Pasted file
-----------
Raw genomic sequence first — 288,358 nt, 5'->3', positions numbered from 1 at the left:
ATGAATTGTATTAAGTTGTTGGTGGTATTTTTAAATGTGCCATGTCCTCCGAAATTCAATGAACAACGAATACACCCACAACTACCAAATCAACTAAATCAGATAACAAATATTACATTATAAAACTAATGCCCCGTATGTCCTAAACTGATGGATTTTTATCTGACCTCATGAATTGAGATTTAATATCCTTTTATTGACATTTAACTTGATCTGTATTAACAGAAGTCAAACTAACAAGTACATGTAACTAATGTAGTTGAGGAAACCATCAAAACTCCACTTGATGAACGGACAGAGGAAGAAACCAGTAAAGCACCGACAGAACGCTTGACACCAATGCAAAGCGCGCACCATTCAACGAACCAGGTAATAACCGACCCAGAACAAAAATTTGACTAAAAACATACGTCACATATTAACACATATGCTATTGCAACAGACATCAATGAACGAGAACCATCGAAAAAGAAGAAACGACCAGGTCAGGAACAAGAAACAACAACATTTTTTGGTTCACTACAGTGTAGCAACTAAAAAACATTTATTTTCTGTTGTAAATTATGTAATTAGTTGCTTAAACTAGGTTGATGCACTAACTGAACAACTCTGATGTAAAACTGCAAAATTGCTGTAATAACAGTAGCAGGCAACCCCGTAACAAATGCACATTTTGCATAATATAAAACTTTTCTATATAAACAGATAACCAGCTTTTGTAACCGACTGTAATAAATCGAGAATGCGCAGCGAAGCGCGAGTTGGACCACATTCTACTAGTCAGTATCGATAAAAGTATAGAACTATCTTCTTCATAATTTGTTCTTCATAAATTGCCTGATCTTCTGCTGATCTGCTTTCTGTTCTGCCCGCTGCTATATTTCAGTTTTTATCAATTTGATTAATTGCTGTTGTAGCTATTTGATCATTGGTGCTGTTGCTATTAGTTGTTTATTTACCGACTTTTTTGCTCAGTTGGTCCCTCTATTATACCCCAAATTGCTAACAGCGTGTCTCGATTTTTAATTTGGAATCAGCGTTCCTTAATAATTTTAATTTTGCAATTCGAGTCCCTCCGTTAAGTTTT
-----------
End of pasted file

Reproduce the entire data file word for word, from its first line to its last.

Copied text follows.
Raw genomic sequence first — 288,358 nt, 5'->3', positions numbered from 1 at the left:
ATGAATTGTATTAAGTTGTTGGTGGTATTTTTAAATGTGCCATGTCCTCCGAAATTCAATGAACAACGAATACACCCACAACTACCAAATCAACTAAATCAGATAACAAATATTACATTATAAAACTAATGCCCCGTATGTCCTAAACTGATGGATTTTTATCTGACCTCATGAATTGAGATTTAATATCCTTTTATTGACATTTAACTTGATCTGTATTAACAGAAGTCAAACTAACAAGTACATGTAACTAATGTAGTTGAGGAAACCATCAAAACTCCACTTGATGAACGGACAGAGGAAGAAACCAGTAAAGCACCGACAGAACGCTTGACACCAATGCAAAGCGCGCACCATTCAACGAACCAGGTAATAACCGACCCAGAACAAAAATTTGACTAAAAACATACGTCACATATTAACACATATGCTATTGCAACAGACATCAATGAACGAGAACCATCGAAAAAGAAGAAACGACCAGGTCAGGAACAAGAAACAACAACATTTTTTGGTTCACTACAGTGTAGCAACTAAAAAACATTTATTTTCTGTTGTAAATTATGTAATTAGTTGCTTAAACTAGGTTGATGCACTAACTGAACAACTCTGATGTAAAACTGCAAAATTGCTGTAATAACAGTAGCAGGCAACCCCGTAACAAATGCACATTTTGCATAATATAAAACTTTTCTATATAAACAGATAACCAGCTTTTGTAACCGACTGTAATAAATCGAGAATGCGCAGCGAAGCGCGAGTTGGACCACATTCTACTAGTCAGTATCGATAAAAGTATAGAACTATCTTCTTCATAATTTGTTCTTCATAAATTGCCTGATCTTCTGCTGATCTGCTTTCTGTTCTGCCCGCTGCTATATTTCAGTTTTTATCAATTTGATTAATTGCTGTTGTAGCTATTTGATCATTGGTGCTGTTGCTATTAGTTGTTTATTTACCGACTTTTTTGCTCAGTTGGTCCCTCTATTATACCCCAAATTGCTAACAGCGTGTCTCGATTTTTAATTTGGAATCAGCGTTCCTTAATAATTTTAATTTTGCAATTCGAGTCCCTCCGTTAAGTTTT